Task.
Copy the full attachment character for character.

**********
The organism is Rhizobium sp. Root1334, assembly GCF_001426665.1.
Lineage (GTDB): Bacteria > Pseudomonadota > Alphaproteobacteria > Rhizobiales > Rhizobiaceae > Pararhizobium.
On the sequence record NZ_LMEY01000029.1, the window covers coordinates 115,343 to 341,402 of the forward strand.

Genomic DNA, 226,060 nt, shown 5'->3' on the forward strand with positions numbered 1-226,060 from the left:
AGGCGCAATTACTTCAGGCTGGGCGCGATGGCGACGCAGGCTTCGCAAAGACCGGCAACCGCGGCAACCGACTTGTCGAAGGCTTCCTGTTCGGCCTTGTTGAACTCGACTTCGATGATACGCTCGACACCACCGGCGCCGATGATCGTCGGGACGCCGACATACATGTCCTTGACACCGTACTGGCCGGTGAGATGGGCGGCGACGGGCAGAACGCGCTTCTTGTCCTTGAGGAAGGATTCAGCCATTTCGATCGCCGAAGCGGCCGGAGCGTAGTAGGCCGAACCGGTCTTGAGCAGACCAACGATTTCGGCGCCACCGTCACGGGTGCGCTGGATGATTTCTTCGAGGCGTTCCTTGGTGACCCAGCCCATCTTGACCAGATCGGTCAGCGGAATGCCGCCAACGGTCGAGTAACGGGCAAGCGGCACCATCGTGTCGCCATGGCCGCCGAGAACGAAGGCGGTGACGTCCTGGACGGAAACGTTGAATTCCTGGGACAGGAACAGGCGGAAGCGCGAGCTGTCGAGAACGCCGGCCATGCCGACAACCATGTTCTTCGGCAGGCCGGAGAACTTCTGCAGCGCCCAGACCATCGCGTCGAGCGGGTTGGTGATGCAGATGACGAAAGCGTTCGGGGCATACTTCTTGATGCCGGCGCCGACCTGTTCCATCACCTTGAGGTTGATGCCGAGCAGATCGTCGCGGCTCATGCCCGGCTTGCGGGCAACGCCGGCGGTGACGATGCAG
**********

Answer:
The organism is Rhizobium sp. Root1334, assembly GCF_001426665.1.
Lineage (GTDB): Bacteria > Pseudomonadota > Alphaproteobacteria > Rhizobiales > Rhizobiaceae > Pararhizobium.
On the sequence record NZ_LMEY01000029.1, the window covers coordinates 115,343 to 341,402 of the forward strand.

Genomic DNA, 226,060 nt, shown 5'->3' on the forward strand with positions numbered 1-226,060 from the left:
AGGCGCAATTACTTCAGGCTGGGCGCGATGGCGACGCAGGCTTCGCAAAGACCGGCAACCGCGGCAACCGACTTGTCGAAGGCTTCCTGTTCGGCCTTGTTGAACTCGACTTCGATGATACGCTCGACACCACCGGCGCCGATGATCGTCGGGACGCCGACATACATGTCCTTGACACCGTACTGGCCGGTGAGATGGGCGGCGACGGGCAGAACGCGCTTCTTGTCCTTGAGGAAGGATTCAGCCATTTCGATCGCCGAAGCGGCCGGAGCGTAGTAGGCCGAACCGGTCTTGAGCAGACCAACGATTTCGGCGCCACCGTCACGGGTGCGCTGGATGATTTCTTCGAGGCGTTCCTTGGTGACCCAGCCCATCTTGACCAGATCGGTCAGCGGAATGCCGCCAACGGTCGAGTAACGGGCAAGCGGCACCATCGTGTCGCCATGGCCGCCGAGAACGAAGGCGGTGACGTCCTGGACGGAAACGTTGAATTCCTGGGACAGGAACAGGCGGAAGCGCGAGCTGTCGAGAACGCCGGCCATGCCGACAACCATGTTCTTCGGCAGGCCGGAGAACTTCTGCAGCGCCCAGACCATCGCGTCGAGCGGGTTGGTGATGCAGATGACGAAAGCGTTCGGGGCATACTTCTTGATGCCGGCGCCGACCTGTTCCATCACCTTGAGGTTGATGCCGAGCAGATCGTCGCGGCTCATGCCCGGCTTGCGGGCAACGCCGGCGGTGACGATGCAG